Since hexadecimal is base 16, and we only have 10 digits (0 – 9), a few letters were kidnapped from the alphabet to fill in for the 11th to 16th places. The letters are A through F, A being the lower value (11th place with decimal value of 10) and F the highest (16th place, with decimal value of 15).

Now that you know that important bit of information (assuming you never heard of hexadecimal before), you should be able to count up to 15 in hex now.

0 = 0 1 = 1 2 = 2 3 = 3 4 = 4 5 = 5 6 = 6 7 = 7 8 = 8 9 = 9 10 = A 11 = B 12 = C 13 = D 14 = E 15 = F

So that was easy enough. What if you were to go past 15d, to say 26d? 26d would be 0x1A.

**Converting Decimal, Binary and Hexadecimal.**

What if you had to convert larger numbers from one of these number systems into another? Just knowing how to count isn’t going to help you at all unless you’d like to spend all day counting up those numbers. You can obviously use your calculator, but what if all you have is pen and paper? First, if you have trouble remembering these, making the chart helps:

This is easy to make. All you have to know is how to count from 0 to 15 in the three number systems and do so in 3 columns.

Now lets start off with the easiest part. Converting Hex to Binary. Let’s say you have this binary number:

01001110

Converting it into hex is easy. All you have to know is your bits and bytes. Each hexadecimal digit is representing 4 bits. That 8 digit binary number is 1 byte. 1 byte is 8 bits. So break the number into 2 pieces:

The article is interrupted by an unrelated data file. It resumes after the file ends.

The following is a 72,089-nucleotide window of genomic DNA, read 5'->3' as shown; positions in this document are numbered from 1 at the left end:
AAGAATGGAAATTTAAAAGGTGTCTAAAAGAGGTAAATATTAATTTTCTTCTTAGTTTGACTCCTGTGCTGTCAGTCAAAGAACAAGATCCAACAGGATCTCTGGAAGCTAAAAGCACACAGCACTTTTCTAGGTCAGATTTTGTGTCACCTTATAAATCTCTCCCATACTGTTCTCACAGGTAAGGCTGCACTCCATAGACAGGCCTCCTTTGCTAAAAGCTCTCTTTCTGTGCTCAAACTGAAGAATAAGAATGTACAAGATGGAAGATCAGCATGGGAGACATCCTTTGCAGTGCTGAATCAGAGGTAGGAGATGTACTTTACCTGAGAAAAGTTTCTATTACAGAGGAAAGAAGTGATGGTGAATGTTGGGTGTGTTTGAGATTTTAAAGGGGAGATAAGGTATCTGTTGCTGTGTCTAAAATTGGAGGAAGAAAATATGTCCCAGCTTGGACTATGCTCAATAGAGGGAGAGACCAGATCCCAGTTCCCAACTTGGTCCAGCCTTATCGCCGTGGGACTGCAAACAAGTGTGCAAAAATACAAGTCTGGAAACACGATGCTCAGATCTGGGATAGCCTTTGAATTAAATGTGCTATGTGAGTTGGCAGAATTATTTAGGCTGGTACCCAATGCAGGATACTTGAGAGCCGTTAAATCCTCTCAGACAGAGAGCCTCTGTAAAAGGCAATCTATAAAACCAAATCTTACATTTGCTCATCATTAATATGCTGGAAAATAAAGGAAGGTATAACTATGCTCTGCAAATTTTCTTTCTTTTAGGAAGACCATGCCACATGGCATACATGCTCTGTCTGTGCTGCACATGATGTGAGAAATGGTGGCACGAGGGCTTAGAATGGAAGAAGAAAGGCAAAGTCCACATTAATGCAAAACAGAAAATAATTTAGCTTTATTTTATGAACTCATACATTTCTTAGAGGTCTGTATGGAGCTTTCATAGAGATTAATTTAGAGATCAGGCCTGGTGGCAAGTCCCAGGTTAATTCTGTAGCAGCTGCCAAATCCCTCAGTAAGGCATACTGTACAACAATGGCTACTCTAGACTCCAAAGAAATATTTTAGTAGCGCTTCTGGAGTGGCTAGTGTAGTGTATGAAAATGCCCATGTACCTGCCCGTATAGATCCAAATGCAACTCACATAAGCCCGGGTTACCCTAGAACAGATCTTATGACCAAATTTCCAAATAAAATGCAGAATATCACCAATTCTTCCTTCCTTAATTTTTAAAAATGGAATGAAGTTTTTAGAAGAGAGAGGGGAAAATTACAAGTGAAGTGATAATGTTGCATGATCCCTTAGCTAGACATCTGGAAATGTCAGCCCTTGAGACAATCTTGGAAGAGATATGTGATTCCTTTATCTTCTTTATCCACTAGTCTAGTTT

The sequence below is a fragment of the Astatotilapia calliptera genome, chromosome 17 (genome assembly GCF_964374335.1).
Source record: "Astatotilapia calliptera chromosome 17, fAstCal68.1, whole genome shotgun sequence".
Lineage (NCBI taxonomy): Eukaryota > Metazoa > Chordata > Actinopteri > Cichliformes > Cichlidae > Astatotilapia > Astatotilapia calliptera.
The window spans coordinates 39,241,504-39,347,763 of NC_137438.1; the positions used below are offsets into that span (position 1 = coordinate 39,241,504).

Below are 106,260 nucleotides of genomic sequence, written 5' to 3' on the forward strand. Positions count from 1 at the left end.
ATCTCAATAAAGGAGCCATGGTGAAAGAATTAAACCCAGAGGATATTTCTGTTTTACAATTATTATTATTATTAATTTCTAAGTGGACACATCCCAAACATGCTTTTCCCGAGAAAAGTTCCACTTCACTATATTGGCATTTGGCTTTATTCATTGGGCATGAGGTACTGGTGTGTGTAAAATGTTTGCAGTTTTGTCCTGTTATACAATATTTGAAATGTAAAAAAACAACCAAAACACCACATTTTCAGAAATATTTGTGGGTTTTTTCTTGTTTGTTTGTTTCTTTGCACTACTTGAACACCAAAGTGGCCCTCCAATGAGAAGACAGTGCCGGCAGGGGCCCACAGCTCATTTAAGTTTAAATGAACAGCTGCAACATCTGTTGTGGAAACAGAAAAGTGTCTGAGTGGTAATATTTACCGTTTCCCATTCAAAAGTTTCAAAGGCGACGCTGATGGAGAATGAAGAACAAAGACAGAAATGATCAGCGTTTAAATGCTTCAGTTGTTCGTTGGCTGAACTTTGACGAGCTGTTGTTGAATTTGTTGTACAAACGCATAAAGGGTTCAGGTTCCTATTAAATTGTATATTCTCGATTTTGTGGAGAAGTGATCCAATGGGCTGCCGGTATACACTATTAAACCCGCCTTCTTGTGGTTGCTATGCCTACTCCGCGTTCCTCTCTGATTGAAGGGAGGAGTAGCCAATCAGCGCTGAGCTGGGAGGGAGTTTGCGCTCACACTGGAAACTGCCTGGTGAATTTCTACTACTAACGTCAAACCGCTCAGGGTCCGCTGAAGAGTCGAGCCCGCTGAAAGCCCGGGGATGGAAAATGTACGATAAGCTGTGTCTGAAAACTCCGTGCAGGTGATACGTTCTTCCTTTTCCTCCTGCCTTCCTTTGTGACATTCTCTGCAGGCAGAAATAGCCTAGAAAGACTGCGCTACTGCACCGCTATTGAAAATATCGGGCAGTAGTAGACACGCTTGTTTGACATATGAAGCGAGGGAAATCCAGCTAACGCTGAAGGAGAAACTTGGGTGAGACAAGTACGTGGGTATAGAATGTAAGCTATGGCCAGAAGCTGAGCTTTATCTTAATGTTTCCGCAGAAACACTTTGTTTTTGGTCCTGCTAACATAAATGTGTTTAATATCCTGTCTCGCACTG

0100, 1110

Now reference your trusty chart and find out that 0100b is 0x4 and 1110b is 0xE. Meaning that 01001110b is 0x4E.

What if someone is evil and gives you a massive binary number you ask? Not a problem:

0010110101100100011010010

The first thing you should notice is the length of the binary string. It’s 25 bits long (or if it’s on a piece of paper you can say it’s 25 digits or 25 characters long, doesn’t matter). What does this mean? Breaking it up into groups of 4 will leave you with 1 bit all by his lonesome…. wrong.

Starting from the right side, break it up into groups of 4. You will then reach that last 0 on the left that’s all alone. Add 3 0’s in front to make it easier to look at. This doesn’t change the value. You would do the same for a 1 all by itself. You add the amount of zeroes needed to make it a group of 4. Of course if you get to a point where you don’t need to add the zeroes anymore because you’ve mastered the subject, then you don’t need to. It’s just a way to make it easier to see what you’re doing. So that binary string is broken down: